Once during a dive, I watched with horror as water droplets were collecting into a little pool inside the housing. Luckily the camera survived, but now I keep the housing with camera cool so condensation does not collect underwater. Wrap the housing in a towel on the way to the boat, and then keep it in the water bucket most dive boats provide. Soak the housing in fresh water after diving, and push every button several times to flush salt water out of the button o-rings. Maintenance of the compact camera housing is minimal and limited to applying just a touch of silicon to a single o-ring.
Image Stabilization (IS)/Vibration Reduction(VR)
These are not helping underwater. Turn them off if your camera has them.
Now to economics: digital compact camera and its housing is about four times less than just a housing for my Nikon DSLR would cost. Just housing. If DSLR housing ever floods ( they all do), the camera body and especially the lens will be damaged most likely beyond any reasonable repair. If the compact camera gets flooded, it can be replaced for a fraction of its original cost as they drop in price almost daily -- so much so that I am thinking of getting a spare one for my housing…just in case.
December 6th, 2015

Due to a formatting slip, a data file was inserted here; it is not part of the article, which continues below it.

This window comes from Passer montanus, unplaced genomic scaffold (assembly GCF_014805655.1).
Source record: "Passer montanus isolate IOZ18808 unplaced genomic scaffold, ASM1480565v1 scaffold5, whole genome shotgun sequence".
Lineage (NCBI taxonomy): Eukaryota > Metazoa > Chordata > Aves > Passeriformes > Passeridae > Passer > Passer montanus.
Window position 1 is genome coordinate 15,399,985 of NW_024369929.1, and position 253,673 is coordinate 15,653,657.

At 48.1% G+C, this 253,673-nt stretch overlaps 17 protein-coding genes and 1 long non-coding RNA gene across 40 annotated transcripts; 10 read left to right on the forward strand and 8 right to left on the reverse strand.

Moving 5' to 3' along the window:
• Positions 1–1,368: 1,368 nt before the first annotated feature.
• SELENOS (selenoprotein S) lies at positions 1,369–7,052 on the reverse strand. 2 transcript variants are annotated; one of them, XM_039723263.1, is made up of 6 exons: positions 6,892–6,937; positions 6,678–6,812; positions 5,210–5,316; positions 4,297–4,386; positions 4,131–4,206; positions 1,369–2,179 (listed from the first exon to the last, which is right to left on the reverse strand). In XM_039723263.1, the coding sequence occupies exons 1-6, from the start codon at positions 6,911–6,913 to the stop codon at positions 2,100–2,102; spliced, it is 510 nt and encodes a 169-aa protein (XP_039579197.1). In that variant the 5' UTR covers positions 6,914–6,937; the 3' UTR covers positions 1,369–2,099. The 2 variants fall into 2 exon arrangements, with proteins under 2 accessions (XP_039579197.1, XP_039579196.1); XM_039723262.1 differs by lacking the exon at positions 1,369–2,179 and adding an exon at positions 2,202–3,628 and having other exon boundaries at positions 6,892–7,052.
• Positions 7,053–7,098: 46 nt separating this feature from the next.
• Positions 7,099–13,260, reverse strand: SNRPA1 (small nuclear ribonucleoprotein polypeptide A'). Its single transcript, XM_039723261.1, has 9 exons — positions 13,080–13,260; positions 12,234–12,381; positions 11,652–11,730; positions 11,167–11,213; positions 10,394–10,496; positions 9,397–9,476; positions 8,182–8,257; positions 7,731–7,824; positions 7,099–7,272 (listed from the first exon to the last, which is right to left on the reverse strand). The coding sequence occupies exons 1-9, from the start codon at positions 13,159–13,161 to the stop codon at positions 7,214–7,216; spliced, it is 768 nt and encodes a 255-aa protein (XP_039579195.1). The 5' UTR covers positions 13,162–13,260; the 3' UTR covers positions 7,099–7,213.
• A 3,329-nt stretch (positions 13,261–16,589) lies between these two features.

Why are we taking pictures?
Why are we as photographers striving for better and better image quality and willing to pay obscene amount of money for equipment that arguably is able to improve what we already have.
Let’s take professionals who need their tools to make a living out of this discussion. I am also not talking here about those who take pictures of Boston Harbor or the opening ceremony of Olympics at night with built-in flash (or any flash for that matter).
Let’s talk about those of us who (luckily) have jobs and take pictures as a hobby whether they make some money from picture taking or not. Lets call them “serious” photographers.
Most of the time they know well what to do with their equipment, know how to select a good picture and not afraid to delete the rest.
I am also talking here about myself who takes pictures for probably over 50 years. I knew about shutter speed and aperture, developing film and printing in dark room since I was a teenager. I knew the tools and the craft but I did not know about the art. When I look at my old photography I feel very sad. So many good opportunities have been missed. I am better now. Not great but better.